|Notes from a small island
A weblog by Jonathan Ali
Sunday, July 06, 2003 Over the past week or so there have been many tributes and obituaries to the late actress Katharine Hepburn. They all speak of her great talents as an actress, her relationship with Spencer Tracy, her belief in birth control and conscious decision not have children. However, none that I have read touched on one major fact: that Hepburn was an atheist.
In an interview with Ladies' Home Journal in 1991, Hepburn said, "I'm an atheist, and that's it. I believe there's nothing we can know except that we should be kind to each other and do what we can for people."
And in another interview from in 1990 she said, "I don't fear the next world, or anything. I don't fear hell, and I don't look forward to heaven."
But we haven't heard of any of this in the news items and tributes to Hepburn, which puts me in mind of something Vladimir Nabokov wrote, in 1956, in "On a Book Entitled Lolita".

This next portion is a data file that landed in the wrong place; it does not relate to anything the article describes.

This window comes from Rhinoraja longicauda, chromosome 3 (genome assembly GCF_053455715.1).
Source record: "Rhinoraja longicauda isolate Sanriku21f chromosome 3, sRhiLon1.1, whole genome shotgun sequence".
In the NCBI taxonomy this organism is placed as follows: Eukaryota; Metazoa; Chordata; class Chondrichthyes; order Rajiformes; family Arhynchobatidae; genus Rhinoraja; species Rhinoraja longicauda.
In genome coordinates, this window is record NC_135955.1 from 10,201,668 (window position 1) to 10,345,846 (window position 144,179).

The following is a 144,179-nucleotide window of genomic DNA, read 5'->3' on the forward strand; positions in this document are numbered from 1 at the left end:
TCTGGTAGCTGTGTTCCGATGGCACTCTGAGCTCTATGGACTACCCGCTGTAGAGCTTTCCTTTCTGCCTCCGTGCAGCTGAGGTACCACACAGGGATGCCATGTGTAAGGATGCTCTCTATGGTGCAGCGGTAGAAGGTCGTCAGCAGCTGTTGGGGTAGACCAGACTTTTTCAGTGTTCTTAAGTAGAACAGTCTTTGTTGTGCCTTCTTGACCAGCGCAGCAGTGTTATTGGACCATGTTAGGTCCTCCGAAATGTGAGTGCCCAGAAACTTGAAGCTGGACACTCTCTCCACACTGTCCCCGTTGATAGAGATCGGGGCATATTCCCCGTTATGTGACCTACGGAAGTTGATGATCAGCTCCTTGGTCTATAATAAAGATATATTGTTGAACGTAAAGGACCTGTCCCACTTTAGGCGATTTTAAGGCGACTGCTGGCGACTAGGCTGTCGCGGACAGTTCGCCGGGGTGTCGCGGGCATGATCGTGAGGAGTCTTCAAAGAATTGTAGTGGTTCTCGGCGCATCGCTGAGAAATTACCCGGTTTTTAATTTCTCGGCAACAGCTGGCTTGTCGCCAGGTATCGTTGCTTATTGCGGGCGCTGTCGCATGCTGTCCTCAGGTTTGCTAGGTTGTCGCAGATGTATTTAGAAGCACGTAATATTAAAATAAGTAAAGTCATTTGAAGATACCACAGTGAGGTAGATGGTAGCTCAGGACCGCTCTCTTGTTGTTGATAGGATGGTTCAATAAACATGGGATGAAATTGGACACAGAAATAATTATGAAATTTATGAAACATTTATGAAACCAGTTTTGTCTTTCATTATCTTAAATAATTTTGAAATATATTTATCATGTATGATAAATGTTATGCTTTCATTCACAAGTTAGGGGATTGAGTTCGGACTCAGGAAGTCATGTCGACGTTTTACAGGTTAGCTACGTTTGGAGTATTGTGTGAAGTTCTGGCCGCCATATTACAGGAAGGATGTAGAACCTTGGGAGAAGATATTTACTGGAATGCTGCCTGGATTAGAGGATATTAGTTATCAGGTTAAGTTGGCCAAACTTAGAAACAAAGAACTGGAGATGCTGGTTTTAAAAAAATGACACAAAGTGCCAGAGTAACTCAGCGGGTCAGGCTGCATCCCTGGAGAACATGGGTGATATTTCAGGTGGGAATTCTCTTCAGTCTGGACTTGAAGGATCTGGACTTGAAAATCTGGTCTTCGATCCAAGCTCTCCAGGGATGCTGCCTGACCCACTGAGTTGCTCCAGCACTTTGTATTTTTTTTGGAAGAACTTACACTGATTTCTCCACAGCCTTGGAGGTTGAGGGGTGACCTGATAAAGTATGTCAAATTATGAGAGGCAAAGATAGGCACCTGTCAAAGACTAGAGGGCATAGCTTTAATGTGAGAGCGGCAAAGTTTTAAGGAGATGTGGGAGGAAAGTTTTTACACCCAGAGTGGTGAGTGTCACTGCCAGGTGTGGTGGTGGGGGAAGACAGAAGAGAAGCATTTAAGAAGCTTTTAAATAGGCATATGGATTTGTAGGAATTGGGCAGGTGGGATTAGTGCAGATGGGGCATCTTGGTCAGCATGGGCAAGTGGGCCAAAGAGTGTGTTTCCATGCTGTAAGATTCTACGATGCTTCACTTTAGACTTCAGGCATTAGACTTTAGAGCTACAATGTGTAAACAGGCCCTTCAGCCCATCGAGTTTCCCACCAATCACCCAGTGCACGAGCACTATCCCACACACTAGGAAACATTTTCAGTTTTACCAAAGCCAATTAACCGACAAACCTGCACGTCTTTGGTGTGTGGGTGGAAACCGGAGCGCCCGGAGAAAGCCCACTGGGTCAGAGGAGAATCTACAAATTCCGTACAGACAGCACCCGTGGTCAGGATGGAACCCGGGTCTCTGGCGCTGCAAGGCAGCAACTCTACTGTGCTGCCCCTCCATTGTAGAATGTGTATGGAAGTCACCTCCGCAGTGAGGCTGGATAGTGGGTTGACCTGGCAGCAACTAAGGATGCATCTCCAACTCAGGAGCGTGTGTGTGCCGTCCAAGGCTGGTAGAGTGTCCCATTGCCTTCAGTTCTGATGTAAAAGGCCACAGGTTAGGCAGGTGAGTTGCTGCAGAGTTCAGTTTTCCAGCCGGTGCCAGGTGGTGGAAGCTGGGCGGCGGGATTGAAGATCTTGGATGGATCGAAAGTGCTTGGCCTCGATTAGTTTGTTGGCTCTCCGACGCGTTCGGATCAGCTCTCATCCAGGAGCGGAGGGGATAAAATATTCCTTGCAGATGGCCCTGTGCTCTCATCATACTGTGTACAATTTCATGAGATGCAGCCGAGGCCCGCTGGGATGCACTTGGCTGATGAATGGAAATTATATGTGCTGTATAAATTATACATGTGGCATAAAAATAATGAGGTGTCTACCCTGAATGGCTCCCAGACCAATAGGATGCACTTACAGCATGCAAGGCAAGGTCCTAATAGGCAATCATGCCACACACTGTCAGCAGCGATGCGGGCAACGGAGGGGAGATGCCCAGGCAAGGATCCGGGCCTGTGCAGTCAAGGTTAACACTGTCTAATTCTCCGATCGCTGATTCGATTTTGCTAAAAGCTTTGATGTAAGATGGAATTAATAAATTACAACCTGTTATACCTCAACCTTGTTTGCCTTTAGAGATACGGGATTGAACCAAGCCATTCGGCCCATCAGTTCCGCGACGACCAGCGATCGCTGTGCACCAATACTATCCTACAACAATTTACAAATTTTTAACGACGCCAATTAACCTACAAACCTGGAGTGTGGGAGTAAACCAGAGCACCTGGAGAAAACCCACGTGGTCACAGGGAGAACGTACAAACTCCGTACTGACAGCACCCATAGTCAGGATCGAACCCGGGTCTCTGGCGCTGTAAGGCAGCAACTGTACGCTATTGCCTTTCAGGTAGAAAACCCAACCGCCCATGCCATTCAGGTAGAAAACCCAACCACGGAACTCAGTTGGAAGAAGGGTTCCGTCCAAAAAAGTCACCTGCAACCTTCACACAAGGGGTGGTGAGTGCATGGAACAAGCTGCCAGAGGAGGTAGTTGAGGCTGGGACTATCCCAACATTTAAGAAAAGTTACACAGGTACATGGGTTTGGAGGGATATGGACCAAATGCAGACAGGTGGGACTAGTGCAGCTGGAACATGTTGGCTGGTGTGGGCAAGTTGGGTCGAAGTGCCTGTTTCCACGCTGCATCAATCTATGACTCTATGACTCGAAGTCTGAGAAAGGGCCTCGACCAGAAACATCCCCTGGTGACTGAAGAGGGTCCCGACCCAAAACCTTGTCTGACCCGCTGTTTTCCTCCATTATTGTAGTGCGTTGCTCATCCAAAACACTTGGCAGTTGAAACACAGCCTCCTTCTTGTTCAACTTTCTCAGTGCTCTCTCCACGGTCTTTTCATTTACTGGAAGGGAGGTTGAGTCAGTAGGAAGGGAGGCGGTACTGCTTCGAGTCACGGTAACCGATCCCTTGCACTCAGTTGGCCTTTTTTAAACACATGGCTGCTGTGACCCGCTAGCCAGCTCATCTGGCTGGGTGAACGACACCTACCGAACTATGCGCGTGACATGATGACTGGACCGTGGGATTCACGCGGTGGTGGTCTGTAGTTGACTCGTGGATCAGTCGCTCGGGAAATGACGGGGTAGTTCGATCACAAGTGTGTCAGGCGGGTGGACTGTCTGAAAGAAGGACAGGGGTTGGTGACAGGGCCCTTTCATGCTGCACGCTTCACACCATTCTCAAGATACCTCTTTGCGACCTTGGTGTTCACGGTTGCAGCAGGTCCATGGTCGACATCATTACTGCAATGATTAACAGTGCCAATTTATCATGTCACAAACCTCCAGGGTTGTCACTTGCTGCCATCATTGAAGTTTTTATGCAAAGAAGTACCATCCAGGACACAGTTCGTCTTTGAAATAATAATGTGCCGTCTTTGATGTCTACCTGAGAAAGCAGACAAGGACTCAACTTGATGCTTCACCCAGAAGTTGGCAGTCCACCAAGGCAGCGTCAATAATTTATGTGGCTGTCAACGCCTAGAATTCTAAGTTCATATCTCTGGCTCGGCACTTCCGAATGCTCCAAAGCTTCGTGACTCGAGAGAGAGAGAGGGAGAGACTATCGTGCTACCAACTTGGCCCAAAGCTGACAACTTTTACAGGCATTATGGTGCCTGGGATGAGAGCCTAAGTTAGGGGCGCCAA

Apart from the theme of his famed novel, wrote Nabokov, there are two themes "which are utterly taboo as far as most American publshers are concerned.... [A] Negro-White marriage which is a complete and glorious success resulting in lots of children and grandchildren; and the total atheist who lives a happy and useful life, and dies in his sleep at the age of 106."
Obviously things haven't changed much in America in the nearly 50 years since those words were written, on all counts.
posted by Jonathan | 11:35 PM 0 comments